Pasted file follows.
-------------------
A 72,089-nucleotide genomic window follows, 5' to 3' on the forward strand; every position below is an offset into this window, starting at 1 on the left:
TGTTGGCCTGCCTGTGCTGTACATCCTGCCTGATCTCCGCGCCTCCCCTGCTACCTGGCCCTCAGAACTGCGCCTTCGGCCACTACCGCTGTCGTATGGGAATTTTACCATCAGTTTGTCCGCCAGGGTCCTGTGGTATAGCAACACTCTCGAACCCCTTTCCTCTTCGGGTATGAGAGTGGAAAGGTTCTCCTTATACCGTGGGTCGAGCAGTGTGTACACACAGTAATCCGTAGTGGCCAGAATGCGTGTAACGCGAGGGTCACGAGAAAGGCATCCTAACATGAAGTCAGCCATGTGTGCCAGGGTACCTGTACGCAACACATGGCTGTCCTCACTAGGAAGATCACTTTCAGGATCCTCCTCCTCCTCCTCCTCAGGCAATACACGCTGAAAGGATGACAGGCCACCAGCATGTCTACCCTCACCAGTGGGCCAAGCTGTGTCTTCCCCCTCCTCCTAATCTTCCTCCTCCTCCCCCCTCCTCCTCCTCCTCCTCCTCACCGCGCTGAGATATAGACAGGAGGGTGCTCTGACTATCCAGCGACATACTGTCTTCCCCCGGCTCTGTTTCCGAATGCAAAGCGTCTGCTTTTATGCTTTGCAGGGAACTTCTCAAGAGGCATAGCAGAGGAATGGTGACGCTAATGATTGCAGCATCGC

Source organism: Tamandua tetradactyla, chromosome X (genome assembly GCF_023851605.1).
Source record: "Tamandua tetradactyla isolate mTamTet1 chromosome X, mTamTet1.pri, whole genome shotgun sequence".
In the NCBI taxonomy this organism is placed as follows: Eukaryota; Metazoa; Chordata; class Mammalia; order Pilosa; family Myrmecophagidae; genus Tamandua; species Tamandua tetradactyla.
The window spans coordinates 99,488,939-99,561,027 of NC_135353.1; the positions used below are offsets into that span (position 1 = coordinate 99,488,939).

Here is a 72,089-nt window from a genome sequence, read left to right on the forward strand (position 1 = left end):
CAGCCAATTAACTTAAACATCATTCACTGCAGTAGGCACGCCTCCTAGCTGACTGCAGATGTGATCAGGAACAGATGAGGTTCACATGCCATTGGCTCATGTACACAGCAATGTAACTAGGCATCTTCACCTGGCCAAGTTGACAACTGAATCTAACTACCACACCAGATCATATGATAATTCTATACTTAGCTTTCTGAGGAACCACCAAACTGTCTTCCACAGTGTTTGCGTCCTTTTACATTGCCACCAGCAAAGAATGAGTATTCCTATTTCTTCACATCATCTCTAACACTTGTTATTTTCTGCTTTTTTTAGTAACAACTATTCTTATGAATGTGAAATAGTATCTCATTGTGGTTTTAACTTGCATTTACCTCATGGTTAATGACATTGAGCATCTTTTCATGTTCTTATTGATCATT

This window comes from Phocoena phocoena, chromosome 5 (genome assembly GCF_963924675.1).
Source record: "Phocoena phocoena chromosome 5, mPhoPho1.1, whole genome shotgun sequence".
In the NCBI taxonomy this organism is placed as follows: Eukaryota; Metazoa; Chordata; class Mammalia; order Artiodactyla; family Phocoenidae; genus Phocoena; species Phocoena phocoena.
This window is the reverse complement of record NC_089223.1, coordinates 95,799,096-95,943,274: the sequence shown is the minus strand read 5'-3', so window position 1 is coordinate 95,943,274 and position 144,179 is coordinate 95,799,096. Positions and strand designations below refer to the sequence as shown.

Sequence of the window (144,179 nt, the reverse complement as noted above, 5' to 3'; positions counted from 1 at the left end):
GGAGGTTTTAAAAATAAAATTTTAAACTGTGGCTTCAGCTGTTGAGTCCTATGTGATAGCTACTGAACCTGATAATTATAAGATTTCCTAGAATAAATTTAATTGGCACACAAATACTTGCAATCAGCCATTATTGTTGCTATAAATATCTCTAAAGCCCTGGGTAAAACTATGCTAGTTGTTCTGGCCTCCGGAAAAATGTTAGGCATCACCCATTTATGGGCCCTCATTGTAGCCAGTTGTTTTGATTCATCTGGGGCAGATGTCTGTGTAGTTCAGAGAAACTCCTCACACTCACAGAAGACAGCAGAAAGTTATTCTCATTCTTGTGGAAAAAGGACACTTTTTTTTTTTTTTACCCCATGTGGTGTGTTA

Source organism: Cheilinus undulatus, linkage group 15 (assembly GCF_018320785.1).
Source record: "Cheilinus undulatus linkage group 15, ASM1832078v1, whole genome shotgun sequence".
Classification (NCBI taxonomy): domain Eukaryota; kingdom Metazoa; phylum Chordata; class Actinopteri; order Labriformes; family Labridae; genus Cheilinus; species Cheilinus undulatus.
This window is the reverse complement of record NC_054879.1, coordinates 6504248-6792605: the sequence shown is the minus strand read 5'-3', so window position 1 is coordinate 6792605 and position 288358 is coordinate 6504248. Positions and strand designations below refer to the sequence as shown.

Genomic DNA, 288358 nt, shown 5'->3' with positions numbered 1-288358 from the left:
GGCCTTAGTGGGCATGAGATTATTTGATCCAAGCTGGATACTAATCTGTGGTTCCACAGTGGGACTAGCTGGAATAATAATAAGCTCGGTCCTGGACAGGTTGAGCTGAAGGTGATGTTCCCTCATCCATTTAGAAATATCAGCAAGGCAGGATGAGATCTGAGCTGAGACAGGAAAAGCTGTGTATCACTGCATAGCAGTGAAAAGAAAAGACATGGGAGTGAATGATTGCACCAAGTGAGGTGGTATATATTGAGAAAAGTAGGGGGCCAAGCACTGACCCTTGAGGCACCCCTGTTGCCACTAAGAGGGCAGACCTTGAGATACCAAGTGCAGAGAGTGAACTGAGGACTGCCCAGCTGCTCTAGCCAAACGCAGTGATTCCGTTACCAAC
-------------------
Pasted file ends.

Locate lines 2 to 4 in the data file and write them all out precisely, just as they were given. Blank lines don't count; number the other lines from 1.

TGTTGGCCTGCCTGTGCTGTACATCCTGCCTGATCTCCGCGCCTCCCCTGCTACCTGGCCCTCAGAACTGCGCCTTCGGCCACTACCGCTGTCGTATGGGAATTTTACCATCAGTTTGTCCGCCAGGGTCCTGTGGTATAGCAACACTCTCGAACCCCTTTCCTCTTCGGGTATGAGAGTGGAAAGGTTCTCCTTATACCGTGGGTCGAGCAGTGTGTACACACAGTAATCCGTAGTGGCCAGAATGCGTGTAACGCGAGGGTCACGAGAAAGGCATCCTAACATGAAGTCAGCCATGTGTGCCAGGGTACCTGTACGCAACACATGGCTGTCCTCACTAGGAAGATCACTTTCAGGATCCTCCTCCTCCTCCTCCTCAGGCAATACACGCTGAAAGGATGACAGGCCACCAGCATGTCTACCCTCACCAGTGGGCCAAGCTGTGTCTTCCCCCTCCTCCTAATCTTCCTCCTCCTCCCCCCTCCTCCTCCTCCTCCTCCTCACCGCGCTGAGATATAGACAGGAGGGTGCTCTGACTATCCAGCGACATACTGTCTTCCCCCGGCTCTGTTTCCGAATGCAAAGCGTCTGCTTTTATGCTTTGCAGGGAACTTCTCAAGAGGCATAGCAGAGGAATGGTGACGCTAATGATTGCAGCATCGC

Source organism: Tamandua tetradactyla, chromosome X (genome assembly GCF_023851605.1).
Source record: "Tamandua tetradactyla isolate mTamTet1 chromosome X, mTamTet1.pri, whole genome shotgun sequence".